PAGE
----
The room had been prepared at the last minute, each detail according to the unusual requests of the professor. However, even though it was hastily done, it was finished to perfection. The assembled dignitaries were, after all, complete professionals.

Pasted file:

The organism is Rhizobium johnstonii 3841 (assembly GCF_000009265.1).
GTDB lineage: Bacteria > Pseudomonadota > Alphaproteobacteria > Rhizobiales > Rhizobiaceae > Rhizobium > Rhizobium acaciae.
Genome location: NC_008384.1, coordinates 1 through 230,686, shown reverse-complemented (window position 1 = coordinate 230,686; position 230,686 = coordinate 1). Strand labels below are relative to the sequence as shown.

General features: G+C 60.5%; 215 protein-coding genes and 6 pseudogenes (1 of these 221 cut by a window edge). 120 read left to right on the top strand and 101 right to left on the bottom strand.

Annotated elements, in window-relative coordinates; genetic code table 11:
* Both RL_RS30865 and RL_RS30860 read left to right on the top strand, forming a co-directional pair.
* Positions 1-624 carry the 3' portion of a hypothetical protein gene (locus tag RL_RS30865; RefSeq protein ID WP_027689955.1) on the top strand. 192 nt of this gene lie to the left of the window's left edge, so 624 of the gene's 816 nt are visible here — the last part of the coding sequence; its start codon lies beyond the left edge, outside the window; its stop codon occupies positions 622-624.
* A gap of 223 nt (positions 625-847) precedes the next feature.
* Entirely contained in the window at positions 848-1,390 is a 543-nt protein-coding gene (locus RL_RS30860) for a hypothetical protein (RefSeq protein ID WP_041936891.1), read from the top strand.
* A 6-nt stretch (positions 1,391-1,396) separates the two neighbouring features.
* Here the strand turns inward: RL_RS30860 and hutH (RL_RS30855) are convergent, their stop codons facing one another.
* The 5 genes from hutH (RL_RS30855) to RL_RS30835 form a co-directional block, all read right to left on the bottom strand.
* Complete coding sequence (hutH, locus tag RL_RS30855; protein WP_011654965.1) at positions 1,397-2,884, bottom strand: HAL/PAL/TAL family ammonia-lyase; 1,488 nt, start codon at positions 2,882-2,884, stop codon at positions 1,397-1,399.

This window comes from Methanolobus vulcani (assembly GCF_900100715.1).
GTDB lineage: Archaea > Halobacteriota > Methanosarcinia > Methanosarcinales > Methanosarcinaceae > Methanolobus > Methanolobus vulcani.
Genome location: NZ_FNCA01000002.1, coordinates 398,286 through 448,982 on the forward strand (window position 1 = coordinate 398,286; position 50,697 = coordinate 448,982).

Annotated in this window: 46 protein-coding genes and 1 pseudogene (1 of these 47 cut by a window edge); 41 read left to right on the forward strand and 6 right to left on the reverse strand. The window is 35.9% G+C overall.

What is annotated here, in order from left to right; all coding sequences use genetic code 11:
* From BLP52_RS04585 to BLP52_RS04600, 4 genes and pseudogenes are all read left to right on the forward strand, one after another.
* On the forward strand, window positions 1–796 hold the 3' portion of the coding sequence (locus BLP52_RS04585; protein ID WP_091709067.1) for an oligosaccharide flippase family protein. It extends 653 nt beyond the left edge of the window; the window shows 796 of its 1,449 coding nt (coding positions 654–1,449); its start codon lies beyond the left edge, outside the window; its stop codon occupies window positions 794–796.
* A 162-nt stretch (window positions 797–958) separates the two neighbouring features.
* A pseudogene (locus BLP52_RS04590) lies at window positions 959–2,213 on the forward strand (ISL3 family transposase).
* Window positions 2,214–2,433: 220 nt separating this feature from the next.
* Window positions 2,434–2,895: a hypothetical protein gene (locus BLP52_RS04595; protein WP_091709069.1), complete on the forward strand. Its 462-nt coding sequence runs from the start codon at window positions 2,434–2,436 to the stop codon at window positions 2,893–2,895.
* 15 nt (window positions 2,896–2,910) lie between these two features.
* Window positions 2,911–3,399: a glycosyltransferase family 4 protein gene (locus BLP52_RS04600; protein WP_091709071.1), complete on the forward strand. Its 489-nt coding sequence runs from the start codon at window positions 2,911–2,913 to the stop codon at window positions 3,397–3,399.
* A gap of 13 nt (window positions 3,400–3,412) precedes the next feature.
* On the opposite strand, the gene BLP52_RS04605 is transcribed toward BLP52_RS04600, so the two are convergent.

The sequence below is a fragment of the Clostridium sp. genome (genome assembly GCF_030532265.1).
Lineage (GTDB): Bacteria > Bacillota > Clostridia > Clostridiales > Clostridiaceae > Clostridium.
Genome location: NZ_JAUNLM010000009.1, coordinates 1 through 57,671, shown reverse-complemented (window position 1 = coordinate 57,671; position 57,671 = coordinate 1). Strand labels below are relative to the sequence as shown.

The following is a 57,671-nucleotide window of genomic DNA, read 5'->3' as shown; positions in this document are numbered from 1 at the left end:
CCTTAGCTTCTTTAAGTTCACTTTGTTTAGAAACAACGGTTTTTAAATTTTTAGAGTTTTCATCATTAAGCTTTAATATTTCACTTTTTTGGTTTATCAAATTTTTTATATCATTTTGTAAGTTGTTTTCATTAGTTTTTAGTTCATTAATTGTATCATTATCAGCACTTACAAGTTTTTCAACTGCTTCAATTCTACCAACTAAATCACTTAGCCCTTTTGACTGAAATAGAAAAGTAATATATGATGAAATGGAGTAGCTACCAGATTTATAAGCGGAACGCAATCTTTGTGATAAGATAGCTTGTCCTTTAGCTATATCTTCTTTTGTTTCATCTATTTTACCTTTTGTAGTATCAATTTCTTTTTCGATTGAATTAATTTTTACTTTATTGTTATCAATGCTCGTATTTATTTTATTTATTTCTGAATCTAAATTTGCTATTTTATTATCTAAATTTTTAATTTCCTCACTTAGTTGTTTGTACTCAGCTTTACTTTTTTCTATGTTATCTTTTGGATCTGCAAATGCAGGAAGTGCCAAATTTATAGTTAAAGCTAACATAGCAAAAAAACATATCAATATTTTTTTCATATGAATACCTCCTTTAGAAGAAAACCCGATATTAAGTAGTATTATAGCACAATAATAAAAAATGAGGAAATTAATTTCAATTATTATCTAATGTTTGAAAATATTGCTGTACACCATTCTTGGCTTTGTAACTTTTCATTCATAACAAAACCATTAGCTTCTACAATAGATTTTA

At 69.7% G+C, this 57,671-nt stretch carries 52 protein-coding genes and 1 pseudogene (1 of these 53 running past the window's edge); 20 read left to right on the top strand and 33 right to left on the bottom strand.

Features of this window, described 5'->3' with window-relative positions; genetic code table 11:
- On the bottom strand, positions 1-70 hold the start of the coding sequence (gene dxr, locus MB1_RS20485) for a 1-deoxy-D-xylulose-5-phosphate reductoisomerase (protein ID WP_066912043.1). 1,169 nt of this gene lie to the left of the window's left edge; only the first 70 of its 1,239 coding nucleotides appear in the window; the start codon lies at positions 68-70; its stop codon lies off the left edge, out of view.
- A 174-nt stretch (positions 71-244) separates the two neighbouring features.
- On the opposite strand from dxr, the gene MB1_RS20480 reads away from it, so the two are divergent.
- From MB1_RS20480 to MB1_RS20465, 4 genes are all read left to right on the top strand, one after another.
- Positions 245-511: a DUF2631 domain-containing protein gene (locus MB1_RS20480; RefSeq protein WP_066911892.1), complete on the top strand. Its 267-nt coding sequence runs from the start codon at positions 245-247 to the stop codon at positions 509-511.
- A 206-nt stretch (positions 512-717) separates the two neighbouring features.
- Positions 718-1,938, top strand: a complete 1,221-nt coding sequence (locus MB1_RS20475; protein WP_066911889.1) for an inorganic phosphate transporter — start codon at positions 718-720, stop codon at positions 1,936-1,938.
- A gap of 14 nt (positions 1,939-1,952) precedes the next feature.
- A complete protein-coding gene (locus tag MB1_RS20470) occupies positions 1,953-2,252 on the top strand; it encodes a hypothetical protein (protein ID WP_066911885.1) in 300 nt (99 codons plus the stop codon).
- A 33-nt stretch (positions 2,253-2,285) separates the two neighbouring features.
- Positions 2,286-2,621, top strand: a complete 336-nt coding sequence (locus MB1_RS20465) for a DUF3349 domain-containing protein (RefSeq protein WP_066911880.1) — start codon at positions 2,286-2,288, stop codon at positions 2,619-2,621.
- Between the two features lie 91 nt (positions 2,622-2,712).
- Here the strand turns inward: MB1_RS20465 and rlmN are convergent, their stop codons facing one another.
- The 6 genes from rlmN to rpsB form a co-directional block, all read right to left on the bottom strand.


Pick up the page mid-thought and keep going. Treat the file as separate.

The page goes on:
The council members and aids entered from the two side doors and seated themselves quietly and without confusion as to who went where. This particular committee was old and well established. The member's pecking order had been worked out years before. They all looked around at the quaint paneled walls and electric lighting fixtures in the ancient council room. Some of the council members appeared uncomfortable in such a setting as this and these held to themselves, some sitting down with looks of near hostility on their faces. Several more gregarious dignitaries took hold of this first time, person to person meeting and exchanged handshakes and soft words of greeting with those around them. Aids to the various council members scurried about, completely out of sorts as they tried to make sure everything was prepared. They made several humorous attempts to lay out, of all things, papers and briefs for their employers. For most it was the first time they had used actual paper.